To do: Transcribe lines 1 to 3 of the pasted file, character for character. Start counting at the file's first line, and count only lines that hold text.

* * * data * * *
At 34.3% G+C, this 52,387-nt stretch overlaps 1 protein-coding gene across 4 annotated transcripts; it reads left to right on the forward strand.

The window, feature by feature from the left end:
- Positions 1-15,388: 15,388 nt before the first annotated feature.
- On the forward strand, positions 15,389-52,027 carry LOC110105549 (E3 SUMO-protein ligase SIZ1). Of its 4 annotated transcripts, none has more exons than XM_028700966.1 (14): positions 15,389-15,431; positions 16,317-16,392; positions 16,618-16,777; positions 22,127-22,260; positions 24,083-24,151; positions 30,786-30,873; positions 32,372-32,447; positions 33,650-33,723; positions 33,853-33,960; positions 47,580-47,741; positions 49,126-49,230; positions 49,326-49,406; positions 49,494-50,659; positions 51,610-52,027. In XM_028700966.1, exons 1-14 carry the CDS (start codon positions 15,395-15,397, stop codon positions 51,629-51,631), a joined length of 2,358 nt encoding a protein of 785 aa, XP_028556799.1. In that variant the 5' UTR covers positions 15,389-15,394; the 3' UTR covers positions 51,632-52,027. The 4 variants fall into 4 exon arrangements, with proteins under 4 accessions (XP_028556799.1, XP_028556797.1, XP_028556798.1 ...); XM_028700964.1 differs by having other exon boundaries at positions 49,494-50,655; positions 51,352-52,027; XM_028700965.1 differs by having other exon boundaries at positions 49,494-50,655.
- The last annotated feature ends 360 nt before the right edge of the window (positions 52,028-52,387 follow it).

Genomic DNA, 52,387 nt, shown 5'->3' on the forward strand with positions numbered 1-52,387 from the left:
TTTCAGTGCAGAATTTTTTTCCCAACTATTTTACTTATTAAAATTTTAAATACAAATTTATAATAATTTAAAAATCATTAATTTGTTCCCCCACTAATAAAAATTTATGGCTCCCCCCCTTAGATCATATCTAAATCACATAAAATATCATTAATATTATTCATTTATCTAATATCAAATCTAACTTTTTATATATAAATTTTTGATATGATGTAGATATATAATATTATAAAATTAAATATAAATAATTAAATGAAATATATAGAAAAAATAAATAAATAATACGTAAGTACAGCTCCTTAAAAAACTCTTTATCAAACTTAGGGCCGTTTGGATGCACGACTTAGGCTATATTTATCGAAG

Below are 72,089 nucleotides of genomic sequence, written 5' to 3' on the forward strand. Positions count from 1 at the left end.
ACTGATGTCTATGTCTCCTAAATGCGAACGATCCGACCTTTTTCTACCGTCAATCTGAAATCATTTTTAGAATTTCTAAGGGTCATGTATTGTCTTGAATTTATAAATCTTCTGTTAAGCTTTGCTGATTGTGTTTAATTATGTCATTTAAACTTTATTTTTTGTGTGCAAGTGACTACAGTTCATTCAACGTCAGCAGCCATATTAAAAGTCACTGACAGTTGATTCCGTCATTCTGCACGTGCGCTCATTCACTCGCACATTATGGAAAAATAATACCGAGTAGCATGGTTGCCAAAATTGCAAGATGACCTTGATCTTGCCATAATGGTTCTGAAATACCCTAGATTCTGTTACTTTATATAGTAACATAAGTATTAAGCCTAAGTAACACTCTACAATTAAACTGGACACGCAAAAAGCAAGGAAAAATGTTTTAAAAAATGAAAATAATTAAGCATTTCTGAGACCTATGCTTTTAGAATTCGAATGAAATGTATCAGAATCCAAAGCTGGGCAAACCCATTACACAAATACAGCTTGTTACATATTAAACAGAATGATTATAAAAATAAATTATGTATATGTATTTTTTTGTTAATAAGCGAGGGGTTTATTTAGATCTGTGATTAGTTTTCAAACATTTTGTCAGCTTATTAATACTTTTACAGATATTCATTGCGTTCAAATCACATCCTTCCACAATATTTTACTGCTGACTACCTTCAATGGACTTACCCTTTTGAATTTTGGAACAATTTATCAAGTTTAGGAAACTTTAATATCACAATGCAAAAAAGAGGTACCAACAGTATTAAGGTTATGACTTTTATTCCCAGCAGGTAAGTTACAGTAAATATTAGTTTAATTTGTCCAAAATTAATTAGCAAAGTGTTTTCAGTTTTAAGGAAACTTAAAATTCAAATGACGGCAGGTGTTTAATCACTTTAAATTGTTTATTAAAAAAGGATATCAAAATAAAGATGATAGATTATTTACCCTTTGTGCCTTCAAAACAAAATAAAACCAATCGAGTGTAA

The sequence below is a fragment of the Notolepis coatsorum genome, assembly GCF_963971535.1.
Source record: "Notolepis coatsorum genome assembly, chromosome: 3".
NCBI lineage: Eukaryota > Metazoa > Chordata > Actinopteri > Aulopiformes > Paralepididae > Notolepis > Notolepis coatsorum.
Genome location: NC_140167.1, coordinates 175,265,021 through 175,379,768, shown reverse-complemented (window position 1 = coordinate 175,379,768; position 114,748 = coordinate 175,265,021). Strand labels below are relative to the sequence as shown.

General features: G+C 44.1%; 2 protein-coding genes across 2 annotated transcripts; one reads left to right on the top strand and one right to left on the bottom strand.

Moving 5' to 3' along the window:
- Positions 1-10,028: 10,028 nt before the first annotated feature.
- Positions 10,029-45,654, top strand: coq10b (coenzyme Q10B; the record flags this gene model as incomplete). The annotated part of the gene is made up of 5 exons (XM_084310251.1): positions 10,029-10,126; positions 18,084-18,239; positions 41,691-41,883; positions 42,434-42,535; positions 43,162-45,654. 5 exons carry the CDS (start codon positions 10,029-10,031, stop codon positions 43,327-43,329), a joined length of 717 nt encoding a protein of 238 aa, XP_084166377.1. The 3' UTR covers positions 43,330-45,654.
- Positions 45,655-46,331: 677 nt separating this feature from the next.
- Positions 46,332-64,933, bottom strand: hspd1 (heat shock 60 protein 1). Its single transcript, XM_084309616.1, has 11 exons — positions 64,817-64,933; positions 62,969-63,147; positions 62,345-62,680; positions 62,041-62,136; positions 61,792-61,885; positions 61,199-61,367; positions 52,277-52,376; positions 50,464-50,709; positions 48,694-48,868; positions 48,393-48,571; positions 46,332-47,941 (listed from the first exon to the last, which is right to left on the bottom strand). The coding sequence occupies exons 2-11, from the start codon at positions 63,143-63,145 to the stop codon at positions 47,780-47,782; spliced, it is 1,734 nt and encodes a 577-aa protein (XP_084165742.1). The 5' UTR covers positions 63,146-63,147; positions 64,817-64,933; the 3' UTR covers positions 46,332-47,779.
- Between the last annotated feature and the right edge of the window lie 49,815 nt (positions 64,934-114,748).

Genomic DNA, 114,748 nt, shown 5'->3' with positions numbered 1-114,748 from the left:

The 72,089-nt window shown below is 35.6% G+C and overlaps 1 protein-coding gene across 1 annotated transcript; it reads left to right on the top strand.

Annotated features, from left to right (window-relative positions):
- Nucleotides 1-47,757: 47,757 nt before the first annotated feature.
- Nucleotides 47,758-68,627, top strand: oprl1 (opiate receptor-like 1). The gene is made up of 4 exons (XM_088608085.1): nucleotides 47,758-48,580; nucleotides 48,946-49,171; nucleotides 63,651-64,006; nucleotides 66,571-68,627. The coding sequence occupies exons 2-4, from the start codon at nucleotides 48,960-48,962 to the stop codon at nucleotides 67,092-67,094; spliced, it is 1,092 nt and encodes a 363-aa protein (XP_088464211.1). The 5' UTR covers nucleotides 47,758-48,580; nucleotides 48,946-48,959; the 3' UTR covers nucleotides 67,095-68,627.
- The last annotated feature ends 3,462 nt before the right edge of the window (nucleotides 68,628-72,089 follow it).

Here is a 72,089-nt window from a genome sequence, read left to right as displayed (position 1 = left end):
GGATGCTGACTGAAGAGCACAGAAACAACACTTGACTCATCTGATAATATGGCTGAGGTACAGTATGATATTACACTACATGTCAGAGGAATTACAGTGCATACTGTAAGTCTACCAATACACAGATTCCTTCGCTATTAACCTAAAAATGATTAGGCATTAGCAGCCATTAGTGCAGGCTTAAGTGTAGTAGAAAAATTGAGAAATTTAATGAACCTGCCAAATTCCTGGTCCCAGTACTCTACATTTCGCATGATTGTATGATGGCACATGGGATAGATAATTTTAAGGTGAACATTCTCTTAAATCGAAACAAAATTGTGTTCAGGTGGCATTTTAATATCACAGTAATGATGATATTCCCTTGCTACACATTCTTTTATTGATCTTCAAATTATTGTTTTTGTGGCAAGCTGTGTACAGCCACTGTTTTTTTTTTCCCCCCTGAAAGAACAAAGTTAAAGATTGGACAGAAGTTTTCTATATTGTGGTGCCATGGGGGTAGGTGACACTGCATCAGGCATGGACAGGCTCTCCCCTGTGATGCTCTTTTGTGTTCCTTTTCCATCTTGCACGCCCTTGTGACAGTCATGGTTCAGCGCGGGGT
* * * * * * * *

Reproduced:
At 34.3% G+C, this 52,387-nt stretch overlaps 1 protein-coding gene across 4 annotated transcripts; it reads left to right on the forward strand.

The window, feature by feature from the left end:
- Positions 1-15,388: 15,388 nt before the first annotated feature.